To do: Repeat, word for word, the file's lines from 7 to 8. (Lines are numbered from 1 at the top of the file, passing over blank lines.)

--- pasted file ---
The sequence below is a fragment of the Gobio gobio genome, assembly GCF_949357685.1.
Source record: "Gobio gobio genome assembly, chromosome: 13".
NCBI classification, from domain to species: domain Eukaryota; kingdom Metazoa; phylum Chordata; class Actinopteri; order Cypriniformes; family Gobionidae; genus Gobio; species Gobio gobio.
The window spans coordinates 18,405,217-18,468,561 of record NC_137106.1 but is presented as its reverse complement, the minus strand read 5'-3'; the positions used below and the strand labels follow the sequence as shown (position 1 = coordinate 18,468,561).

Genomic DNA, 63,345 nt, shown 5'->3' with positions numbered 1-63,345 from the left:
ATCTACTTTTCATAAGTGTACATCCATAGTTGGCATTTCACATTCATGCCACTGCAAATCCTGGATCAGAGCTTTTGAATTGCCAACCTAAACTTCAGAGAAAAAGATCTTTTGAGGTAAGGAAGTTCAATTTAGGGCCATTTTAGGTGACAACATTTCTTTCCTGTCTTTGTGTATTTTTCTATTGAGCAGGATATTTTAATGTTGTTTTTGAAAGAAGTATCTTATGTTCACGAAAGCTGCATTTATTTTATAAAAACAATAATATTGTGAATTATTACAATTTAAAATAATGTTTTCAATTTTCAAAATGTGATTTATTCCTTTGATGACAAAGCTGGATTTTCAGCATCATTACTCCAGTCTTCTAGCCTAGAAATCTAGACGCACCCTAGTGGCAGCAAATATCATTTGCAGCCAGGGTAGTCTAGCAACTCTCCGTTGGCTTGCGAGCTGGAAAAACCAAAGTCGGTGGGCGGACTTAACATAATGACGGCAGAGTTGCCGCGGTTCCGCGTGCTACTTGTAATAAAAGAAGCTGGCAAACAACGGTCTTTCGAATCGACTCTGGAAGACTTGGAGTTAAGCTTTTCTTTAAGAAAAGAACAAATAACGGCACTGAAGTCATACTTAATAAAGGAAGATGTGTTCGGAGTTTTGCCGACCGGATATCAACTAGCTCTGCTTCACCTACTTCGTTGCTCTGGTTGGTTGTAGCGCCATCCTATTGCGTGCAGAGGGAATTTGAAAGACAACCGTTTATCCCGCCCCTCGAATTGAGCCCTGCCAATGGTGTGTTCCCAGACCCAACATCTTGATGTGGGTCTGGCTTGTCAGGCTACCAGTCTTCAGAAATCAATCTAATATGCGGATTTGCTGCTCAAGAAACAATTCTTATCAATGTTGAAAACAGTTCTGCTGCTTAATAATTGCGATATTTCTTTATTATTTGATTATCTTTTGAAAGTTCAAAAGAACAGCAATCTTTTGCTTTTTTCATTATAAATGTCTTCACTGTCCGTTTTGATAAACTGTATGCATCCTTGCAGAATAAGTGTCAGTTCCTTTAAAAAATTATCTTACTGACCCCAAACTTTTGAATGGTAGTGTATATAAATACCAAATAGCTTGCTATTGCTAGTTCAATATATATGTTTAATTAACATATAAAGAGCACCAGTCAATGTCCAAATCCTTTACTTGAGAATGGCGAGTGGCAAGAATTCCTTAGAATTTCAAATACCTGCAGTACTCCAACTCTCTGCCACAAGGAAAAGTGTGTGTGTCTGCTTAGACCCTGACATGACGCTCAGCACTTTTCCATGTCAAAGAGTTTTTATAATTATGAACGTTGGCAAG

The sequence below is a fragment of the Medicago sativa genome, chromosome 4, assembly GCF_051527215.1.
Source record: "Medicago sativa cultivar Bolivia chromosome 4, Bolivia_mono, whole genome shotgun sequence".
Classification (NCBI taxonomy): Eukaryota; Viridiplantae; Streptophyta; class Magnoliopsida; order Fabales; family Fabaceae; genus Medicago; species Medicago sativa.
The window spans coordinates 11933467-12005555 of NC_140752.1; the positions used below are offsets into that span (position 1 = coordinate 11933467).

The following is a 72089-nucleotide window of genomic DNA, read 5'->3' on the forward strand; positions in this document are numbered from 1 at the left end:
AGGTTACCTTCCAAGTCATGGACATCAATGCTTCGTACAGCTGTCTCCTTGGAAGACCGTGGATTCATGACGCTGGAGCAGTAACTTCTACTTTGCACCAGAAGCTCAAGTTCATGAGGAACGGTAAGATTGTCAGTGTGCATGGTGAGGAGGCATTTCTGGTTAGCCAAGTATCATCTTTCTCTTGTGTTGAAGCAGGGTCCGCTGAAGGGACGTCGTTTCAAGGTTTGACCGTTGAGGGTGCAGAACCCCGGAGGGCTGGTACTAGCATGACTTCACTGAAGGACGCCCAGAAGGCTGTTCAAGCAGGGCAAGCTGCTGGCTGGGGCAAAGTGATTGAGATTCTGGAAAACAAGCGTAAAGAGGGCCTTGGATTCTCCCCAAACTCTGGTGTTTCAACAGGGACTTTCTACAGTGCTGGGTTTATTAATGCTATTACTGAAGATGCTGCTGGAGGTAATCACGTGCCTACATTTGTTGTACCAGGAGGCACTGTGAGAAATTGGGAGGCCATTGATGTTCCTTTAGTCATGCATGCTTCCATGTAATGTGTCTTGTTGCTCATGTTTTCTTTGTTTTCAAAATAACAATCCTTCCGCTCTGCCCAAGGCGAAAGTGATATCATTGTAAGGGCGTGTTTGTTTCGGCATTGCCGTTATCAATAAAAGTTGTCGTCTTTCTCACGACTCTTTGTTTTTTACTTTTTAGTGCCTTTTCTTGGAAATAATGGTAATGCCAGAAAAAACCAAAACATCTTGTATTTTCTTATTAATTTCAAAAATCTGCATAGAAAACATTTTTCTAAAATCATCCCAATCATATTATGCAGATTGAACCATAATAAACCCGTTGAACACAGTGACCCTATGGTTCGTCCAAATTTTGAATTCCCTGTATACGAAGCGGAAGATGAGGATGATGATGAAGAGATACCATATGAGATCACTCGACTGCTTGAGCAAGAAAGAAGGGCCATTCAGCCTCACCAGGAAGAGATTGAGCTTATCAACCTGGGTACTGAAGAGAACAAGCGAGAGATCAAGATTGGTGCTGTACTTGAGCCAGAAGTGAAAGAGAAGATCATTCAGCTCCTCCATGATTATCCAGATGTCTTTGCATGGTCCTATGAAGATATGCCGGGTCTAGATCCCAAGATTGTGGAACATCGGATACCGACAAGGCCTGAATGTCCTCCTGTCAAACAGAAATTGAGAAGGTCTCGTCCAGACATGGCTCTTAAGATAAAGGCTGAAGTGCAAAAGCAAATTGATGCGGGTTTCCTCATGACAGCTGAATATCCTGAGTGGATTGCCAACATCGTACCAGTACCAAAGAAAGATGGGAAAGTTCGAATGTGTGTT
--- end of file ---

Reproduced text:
The sequence below is a fragment of the Medicago sativa genome, chromosome 4, assembly GCF_051527215.1.
Source record: "Medicago sativa cultivar Bolivia chromosome 4, Bolivia_mono, whole genome shotgun sequence".